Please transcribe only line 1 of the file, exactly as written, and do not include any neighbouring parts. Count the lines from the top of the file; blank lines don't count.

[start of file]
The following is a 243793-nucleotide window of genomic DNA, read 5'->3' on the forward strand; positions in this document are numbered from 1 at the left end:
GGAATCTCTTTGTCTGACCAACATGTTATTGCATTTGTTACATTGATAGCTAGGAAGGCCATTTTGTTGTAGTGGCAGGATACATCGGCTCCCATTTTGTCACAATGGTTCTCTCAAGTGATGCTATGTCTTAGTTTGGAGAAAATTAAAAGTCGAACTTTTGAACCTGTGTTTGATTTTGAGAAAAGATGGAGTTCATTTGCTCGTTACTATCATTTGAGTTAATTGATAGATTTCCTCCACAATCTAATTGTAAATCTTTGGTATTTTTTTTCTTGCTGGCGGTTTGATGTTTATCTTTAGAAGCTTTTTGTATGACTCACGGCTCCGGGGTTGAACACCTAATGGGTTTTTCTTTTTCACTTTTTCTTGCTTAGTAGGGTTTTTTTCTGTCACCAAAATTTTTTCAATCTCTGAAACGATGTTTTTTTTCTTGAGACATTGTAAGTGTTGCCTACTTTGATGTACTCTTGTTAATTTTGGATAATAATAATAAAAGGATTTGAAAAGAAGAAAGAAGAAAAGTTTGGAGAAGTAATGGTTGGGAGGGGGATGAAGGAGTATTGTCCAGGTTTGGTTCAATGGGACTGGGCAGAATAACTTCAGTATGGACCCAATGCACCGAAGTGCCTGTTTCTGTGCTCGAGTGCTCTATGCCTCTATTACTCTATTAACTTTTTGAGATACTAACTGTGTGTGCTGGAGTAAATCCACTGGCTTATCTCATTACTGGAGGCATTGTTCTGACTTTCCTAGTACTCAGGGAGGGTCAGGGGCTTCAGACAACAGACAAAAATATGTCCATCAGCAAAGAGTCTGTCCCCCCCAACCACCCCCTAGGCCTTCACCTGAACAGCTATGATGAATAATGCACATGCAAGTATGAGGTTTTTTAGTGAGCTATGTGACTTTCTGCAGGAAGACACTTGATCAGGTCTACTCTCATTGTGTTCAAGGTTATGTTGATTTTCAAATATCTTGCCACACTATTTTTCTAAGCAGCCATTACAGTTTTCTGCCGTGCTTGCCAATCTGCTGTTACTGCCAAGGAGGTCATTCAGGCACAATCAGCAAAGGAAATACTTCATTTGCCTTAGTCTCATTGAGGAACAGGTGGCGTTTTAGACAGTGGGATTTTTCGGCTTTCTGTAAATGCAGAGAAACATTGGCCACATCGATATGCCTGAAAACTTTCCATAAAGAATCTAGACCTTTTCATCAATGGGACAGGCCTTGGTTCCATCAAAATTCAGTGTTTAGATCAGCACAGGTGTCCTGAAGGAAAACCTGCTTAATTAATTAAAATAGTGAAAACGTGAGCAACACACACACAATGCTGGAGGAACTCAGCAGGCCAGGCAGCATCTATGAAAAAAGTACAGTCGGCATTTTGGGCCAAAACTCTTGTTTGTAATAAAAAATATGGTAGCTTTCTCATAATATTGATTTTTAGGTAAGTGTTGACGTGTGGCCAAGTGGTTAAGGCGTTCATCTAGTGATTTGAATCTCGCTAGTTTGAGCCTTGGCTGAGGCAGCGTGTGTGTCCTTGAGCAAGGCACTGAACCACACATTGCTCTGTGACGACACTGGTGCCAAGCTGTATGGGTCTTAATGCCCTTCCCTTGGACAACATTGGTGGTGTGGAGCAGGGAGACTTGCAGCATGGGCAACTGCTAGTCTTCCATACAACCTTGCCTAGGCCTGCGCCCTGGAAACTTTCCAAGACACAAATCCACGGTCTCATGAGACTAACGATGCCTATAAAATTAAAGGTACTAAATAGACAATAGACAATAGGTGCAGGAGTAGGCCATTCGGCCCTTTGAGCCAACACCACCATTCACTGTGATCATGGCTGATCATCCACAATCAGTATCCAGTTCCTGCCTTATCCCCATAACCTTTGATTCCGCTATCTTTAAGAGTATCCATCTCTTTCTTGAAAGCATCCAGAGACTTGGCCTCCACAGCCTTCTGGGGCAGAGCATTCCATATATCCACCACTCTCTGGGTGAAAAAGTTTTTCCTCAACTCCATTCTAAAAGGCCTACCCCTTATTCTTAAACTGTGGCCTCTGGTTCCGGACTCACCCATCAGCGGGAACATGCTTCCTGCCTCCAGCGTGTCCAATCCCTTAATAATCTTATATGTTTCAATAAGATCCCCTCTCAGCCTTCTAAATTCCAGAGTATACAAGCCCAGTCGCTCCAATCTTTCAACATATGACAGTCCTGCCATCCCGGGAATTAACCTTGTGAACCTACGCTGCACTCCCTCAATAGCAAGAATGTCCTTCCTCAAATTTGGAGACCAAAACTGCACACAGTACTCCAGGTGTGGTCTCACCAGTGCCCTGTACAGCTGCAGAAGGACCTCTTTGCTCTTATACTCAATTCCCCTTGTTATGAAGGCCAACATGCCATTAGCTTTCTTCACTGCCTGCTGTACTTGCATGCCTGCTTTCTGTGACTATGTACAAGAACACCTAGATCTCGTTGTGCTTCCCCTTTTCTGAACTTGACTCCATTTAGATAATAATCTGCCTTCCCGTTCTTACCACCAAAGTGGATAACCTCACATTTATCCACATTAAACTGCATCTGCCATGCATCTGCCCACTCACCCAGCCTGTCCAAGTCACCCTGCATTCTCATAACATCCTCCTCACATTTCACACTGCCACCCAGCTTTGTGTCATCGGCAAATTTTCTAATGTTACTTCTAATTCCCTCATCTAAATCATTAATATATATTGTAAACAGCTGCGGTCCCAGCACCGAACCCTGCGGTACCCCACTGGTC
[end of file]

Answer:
The following is a 243793-nucleotide window of genomic DNA, read 5'->3' on the forward strand; positions in this document are numbered from 1 at the left end: